How Douglass Would Have Responded to Fitzhugh’s Claims
George Fitzhugh, a controversial social theorist, made various claimsand discoveries about the state of slaves in the United States. He isfamous for his reference to captives as grown up children whorequired protection through slavery. It is not a surprise, therefore,how he reports on the condition of the slaves in the southern states.According to him, slaves in the south were the happiest. Theirchildren did not work on the plantations, and they had all thenecessities, courtesy of their masters (Fitzhugh357). In addition, they were entitled to a modest labor ofnine hours every day. According to during the Sabbath, they had theliberty to gather and worship, and they were entitled to publicholidays (Fitzhugh 357). However, theyerred in sleeping too much while their masters were busy devisingplans for accumulating wealth.
Fredric Douglass would have found Fitzhugh’s claims hilarious andillusionary since the condition of slaves in the southern states wasnot honey coated with the accolades that Fitzhugh inscribes. Fitzhughdescribes that children in the south could not work in theplantations, and so, the workers were privileged (Fitzhugh357). Douglass would have taken Fitzhugh through the pain ofseparation that children had to endure. According to Douglass,mothers would be separated from their children at the age 12 monthsnever to see each other again (14). It explains why young childrenwere under the care of old women who were too frail to work. Besides,he would question Fitzhugh’s idea of an ideal childhood. Accordingto Douglass, it was more than staying at home with a stranger(Douglass 14). Douglass explains traumatic occasions that he wasexposed to. Slaves could be whipped in front of their children toinstill fear and emphasize authority. The early exposure to violenceand intimidation is a sharp incongruity with what Fitzhugh purported.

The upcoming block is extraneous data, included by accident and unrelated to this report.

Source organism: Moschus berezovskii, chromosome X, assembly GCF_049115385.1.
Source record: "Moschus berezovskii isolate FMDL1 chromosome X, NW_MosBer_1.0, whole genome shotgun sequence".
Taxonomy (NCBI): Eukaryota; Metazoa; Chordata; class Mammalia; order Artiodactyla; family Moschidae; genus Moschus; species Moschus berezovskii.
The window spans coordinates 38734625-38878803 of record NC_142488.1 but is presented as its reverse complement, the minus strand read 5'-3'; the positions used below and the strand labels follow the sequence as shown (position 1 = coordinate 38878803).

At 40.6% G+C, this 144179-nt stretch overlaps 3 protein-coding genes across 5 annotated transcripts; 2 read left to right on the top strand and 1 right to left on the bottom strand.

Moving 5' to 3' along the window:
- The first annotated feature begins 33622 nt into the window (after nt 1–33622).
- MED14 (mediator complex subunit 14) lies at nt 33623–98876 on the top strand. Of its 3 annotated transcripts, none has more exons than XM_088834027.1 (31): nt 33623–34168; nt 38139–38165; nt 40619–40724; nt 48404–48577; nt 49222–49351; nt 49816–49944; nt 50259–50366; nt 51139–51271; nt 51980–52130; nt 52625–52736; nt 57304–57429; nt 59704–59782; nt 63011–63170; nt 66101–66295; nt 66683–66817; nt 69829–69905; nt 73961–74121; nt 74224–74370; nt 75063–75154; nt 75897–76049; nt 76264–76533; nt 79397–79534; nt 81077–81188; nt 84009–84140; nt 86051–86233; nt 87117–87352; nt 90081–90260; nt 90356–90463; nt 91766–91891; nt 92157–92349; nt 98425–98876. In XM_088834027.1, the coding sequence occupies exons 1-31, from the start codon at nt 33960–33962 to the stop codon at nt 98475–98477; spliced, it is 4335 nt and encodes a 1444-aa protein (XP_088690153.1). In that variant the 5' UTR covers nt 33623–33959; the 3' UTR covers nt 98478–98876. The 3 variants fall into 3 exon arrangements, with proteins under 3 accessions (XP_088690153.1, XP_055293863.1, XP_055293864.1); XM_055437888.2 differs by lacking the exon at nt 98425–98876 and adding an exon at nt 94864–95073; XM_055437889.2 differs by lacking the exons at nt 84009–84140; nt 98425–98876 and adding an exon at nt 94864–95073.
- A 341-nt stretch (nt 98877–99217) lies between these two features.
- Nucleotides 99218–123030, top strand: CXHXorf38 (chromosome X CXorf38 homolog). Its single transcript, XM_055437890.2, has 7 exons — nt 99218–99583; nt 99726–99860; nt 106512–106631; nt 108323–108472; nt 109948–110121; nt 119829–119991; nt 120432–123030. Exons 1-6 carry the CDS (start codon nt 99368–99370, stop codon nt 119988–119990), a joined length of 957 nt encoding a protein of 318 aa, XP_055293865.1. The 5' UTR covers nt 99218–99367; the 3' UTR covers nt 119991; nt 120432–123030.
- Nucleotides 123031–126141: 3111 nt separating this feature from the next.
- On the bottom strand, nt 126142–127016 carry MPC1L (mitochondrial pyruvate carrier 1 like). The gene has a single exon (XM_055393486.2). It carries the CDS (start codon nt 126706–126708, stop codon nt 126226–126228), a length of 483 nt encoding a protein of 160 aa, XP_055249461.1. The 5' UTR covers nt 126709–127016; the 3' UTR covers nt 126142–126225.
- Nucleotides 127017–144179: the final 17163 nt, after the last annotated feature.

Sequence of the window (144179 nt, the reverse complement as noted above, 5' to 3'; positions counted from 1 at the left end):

Douglas would also find it outrageous for Fitzhugh to blame theslaves for sleeping whenever they had a chance. Douglass indicatesthat the slaves were not allowed to have beds in the plantations(12). They only had pieces of rough blankets that were ironicallymeant to provide them comfort after a hard day’s work. Fitzhughbeing a white had access to a comfortable bed, and he could notunderstand why the salves would take every available opportunity torest. Besides, contrary to the claim by Fitzhugh the masters in thesouth provided slaves with all the necessities, Douglass points outthat the slave owners provided small meals rations once every month(18). They also received clothing once a year. Children who did notget clothes had to walk naked for a whole year awaiting the nextdispensation.
In conclusion, the two authors outline the lives of the southernslaves from two rebutting positions. The happiness that Fitzhughdescribes as predominant among the southern slaves is preposterouswhen viewed from Douglass’ point of view. Although the children didnot work in the plantations, they were not under the care of theirbiological mothers. They were also exposed to violence andintimidations. The families also lacked enough necessities as opposedFitzhugh claim that they had everything they needed. In addition, theworkers received rations once a month and clothes once a year. To thewhites, the slaves’ life was modest. Douglass’ narration as acaptive demonstrates that the slaves were not content with theirlifestyle. He would have, therefore, refuted the claims made byFitzhugh, and regard them as incorrect.
Douglass, Frederick. Narrativeof the life of Fredrick Douglass.California: Xist Publishing, 2015. Print.
Fitzhugh, George. "The Blessings of Slavery."Cannibals all(1857). Print.